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Pawlenty administration outlines $1.2 billion state borrowing and deferral plan

State Management and Budget Commissioner Tom Hanson today confirmed a $1.2 billion state borrowing and deferral plan — one that Senate Majority Leader Larry Pogemiller characterized as the current governor leaving the next governor with unpaid "IOUs."

Hanson told a joint House-Senate committee that the Pawlenty administration needs to borrow about $700 million from various state funds — including Minnesota State Colleges and Universities — and defer another $500 million or so in payments to K-12 schools, the University of Minnesota and corporate refunds to keep the state's budget cash flowing.

Meanwhile, Gov. Tim Pawlenty, despite his opposition to some federal spending, has asked the U.S. government for more than $260 million in Medicaid and other assistance.

Commissioner Hanson also told the Legislative Commission on Planning and Fiscal Policy today that the state has arranged for a $600 million line of credit from U.S. Bank for any short-term borrowing that may be needed next year ... when a new governor is in office. Hanson told the committee that New York bond houses are aware of the unusual short-term borrowing mechanism, and he doesn't believe it will adversely affect the state's bond rating.

The payment deferrals are known as "administrative actions." Many were previewed in hearings in July. They have been common mechanisms to aid budget shortfalls. Short-term borrowing is less common.

But Pogemiller, who chaired the Legislative Commission today, said the state is in a "a cash flow jam," and he criticized Pawlenty for leaving the state in a "fiscal condition that you don't want to see your state in."

Come spring, according to projections presented to the commission, the state will likely need to borrow money short-term to meet its obligations.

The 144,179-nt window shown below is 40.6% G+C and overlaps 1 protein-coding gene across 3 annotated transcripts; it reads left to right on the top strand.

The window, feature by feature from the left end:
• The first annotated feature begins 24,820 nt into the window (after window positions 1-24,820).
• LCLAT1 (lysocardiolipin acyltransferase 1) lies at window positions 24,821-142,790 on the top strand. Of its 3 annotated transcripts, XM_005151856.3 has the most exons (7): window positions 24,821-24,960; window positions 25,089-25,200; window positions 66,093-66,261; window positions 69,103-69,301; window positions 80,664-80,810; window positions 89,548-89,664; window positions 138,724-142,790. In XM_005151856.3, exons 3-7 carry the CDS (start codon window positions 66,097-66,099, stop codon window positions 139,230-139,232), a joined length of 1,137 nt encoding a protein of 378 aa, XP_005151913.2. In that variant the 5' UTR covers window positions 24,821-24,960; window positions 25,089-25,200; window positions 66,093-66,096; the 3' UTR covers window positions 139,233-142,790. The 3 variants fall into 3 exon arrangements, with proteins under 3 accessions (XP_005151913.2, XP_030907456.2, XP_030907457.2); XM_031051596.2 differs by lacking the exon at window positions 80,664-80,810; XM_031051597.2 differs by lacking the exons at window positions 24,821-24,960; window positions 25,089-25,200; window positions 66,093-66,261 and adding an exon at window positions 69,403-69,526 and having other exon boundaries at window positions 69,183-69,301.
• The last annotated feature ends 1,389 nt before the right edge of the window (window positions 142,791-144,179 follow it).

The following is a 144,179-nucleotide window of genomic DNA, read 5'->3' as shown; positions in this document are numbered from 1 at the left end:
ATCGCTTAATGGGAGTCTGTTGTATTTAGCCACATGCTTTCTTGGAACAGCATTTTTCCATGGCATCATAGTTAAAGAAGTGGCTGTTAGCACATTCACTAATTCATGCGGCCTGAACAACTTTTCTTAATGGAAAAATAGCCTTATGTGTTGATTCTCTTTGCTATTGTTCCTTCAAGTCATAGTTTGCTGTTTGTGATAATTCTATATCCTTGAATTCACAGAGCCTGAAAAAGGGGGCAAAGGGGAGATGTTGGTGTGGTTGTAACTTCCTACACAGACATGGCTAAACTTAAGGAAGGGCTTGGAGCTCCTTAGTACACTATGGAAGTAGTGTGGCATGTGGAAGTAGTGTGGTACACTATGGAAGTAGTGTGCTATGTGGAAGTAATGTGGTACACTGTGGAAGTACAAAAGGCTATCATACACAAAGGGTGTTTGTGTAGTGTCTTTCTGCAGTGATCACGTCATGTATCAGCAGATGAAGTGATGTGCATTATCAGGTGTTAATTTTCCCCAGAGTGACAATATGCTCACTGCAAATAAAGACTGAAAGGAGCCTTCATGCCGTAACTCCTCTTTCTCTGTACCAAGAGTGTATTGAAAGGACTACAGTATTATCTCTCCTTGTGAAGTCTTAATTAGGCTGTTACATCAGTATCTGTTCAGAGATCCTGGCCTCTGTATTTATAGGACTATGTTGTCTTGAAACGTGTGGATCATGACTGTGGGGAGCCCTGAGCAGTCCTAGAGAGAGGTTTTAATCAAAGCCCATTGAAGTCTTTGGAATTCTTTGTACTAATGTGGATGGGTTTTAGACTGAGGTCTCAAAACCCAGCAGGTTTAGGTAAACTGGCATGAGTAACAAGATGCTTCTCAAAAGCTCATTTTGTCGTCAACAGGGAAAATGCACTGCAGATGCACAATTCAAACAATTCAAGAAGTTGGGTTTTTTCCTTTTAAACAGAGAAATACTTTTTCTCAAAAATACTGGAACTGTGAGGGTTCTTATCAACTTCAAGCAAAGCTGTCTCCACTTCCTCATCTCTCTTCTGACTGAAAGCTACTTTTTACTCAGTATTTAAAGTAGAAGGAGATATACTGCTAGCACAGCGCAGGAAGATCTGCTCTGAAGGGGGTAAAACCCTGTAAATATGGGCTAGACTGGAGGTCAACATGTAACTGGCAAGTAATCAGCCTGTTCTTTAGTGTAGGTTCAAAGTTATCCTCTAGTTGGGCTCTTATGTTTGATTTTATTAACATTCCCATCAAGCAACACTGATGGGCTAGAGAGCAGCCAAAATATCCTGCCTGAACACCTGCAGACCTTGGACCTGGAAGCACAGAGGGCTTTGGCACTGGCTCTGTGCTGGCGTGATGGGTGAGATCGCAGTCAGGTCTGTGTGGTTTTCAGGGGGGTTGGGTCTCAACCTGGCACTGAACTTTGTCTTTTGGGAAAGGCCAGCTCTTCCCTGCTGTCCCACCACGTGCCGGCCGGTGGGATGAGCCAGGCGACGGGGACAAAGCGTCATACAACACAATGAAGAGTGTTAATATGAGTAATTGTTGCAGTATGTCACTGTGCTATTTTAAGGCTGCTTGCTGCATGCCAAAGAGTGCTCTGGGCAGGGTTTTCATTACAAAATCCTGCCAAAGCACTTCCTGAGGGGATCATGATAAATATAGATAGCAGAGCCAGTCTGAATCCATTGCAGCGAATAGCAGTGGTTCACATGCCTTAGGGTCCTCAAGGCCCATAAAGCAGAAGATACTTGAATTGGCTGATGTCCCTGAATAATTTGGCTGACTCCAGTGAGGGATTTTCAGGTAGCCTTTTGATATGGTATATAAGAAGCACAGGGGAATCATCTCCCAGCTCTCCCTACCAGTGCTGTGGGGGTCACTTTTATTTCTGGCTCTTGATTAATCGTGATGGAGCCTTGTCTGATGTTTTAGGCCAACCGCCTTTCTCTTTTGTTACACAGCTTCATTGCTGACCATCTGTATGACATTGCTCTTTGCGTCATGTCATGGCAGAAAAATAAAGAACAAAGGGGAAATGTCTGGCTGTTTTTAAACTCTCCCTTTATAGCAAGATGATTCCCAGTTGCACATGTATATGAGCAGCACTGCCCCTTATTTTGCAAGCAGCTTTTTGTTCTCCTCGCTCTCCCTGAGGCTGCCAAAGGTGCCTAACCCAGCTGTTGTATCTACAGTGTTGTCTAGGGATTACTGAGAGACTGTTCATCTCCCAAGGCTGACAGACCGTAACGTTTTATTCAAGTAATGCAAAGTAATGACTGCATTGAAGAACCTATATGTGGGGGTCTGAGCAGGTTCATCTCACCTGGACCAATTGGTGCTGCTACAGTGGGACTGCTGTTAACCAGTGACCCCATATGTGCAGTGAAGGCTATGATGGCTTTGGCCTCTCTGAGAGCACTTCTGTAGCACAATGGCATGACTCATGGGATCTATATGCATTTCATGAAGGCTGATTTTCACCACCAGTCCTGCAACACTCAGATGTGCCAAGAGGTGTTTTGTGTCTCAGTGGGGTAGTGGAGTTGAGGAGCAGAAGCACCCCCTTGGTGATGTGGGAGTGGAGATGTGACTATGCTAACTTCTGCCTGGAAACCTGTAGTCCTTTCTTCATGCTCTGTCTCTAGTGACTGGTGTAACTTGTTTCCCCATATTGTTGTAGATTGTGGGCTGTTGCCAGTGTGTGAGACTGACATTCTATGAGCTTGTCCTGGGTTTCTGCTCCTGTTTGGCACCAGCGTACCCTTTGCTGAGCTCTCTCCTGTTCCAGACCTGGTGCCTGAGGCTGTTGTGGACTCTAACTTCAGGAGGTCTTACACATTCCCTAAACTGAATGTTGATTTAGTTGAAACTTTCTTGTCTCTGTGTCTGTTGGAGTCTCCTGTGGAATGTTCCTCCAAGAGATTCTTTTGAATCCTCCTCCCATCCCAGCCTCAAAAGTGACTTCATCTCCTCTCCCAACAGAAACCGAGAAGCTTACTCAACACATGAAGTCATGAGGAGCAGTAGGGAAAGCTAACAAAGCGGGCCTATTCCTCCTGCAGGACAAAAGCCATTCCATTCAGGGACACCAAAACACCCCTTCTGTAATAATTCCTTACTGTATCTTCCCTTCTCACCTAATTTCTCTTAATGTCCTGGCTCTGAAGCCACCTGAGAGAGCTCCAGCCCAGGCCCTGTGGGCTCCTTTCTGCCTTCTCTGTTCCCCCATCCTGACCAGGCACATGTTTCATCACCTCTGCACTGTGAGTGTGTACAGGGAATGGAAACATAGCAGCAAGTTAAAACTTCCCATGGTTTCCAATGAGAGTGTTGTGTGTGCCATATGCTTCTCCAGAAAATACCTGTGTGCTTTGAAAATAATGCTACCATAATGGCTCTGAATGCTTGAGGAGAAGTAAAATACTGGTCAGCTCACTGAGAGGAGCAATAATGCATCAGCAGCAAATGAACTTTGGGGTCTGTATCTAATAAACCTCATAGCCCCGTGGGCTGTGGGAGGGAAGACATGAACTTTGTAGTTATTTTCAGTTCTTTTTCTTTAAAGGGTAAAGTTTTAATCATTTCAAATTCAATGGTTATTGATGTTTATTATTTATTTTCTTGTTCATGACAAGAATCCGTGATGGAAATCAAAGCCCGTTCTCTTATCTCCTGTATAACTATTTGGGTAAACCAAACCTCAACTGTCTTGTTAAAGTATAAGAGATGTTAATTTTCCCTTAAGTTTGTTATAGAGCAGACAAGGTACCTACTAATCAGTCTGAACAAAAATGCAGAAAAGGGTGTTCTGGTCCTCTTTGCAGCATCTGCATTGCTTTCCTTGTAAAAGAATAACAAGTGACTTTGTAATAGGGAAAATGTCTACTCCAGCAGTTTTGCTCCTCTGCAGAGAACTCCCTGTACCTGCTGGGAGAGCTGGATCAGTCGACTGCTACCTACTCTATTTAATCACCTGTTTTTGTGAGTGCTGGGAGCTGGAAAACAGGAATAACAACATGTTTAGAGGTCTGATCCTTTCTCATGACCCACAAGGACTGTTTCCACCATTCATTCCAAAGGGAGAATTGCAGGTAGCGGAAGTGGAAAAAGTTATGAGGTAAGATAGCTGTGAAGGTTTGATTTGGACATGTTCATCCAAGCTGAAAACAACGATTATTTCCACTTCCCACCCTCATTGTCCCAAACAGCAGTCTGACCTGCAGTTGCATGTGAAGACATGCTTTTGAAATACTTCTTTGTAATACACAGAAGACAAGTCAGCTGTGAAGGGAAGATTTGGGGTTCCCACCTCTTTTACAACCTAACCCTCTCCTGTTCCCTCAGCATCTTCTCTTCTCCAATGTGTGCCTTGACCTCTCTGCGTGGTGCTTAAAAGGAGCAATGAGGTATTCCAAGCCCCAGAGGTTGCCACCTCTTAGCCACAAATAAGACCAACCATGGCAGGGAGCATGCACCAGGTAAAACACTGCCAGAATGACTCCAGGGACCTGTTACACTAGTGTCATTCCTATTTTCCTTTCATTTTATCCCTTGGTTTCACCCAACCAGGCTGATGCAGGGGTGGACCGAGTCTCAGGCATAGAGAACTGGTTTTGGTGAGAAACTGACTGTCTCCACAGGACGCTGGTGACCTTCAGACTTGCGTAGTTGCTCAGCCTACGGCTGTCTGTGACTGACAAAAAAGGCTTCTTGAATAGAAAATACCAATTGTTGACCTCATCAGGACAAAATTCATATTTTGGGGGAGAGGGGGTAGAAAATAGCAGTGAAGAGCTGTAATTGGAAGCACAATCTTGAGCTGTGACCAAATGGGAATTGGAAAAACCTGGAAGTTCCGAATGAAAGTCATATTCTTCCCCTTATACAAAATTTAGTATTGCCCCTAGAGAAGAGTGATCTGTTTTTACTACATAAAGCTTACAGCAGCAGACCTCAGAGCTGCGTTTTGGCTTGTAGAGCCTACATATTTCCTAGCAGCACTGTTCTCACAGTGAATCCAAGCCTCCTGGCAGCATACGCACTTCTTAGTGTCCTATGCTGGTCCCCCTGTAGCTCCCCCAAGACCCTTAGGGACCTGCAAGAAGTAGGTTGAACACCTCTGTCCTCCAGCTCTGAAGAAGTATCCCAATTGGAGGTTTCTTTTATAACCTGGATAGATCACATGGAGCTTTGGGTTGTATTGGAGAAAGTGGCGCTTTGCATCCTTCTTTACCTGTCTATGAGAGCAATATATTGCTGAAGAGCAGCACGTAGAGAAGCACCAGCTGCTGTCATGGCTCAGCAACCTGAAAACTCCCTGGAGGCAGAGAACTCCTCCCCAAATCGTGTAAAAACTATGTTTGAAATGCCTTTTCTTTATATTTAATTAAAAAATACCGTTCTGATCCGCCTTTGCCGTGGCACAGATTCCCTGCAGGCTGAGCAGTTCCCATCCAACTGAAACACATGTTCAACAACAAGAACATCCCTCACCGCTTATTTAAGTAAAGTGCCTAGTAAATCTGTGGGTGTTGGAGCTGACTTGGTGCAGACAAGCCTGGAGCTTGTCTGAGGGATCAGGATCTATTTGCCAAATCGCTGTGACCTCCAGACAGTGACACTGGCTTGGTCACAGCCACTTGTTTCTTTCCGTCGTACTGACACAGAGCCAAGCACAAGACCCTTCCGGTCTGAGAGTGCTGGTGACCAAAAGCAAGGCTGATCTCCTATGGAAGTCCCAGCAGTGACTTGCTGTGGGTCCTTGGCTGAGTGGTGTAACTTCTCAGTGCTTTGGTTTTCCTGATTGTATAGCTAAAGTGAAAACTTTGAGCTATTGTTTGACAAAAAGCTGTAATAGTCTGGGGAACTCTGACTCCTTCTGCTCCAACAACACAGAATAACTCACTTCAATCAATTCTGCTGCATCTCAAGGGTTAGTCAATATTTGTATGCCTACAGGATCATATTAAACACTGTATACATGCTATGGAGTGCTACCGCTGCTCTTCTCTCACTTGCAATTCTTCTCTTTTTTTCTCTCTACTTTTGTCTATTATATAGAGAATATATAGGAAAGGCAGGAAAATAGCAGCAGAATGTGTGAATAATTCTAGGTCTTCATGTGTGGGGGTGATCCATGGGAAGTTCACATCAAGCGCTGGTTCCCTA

Today's hearing came as the three candidates for governor continued to debate the economic health of the state. Pogemiller said the new governor will be left with what Pawlenty has not paid.

In another move, Gov. Tim Pawlenty — who has been stridently opposing the new national health care legislation — sent a letter (PDF) to U.S. Secretary of Health and Human Services Kathleen Sebelius requesting $263 million in federal health care funds known as FMAP, Federal Medical Assistance Percentages. In releasing the letter, the governor's office said it was seeking the money that helps fund Medicaid and foster care recipients  because "the programs reflect current and longstanding Minnesota policy objectives and commitments."

Maybe so, but Pogemiller also noted that the governor's office needed those millions to better aid the state's bleeding bottom line.

"I think it's pretty clear that any discussion by future governors that there's not a problem is ludicrous," Pogemiller said."I've served with six or seven governors and I don't believe any of them has left the state in this kind of fiscal condition, other than this governor."

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Comments (4)

Just like the ingredients label on the food-like substances you buy at the grocer or the indications on a package of medicine, there should be truth in advertising laws for politicians and accountants. A billion dollars "borrowed" from schools isn't a loan, it's a CUT.

There is no compensation for a student in 3rd grade this year, when their classroom is 30 students instead of 20 because the state withheld dollars. 3rd grade is done, over! You don't do it again.

And, should the state's finances improve, who thinks that schools get this all paid back? If my district gets (PROMISED - X) this year, then next year do they get (PROMISED + X)? Ha ha ha ha! Fat chance.

Yeah but the governor gets to keep the campaign slogan we paid for:
"I did not raise income taxes".

scott's right; these are cuts, and I wish Pawlenty had the stones to call a spade a spade.

Thankfully, Tom Emmer does.

T-Paw is trying to play bothe sides against the middle. He should know better than to try and treat conservative voters like the Democrat party treats theirs.

Like a small business, goverment must find the balance between income and expenses. Politics as usual, where one side wants to cut costs with no tax increase and the other to increase taxes with no cost cuts simply won't work.

The silver lining for our current economic cloud is that our leaders may have finally hit the wall. They will have to co-operate, communicate and negotiate with each another to fix the problem.

In business we have the power to manage the decisions our employees make and to try to make the goals of the business a priority, we have that same power as citizens it's called the vote.
If a politican can't work for the good of the people, or doesn't play well with others lets get rid of them and vote for some one who can.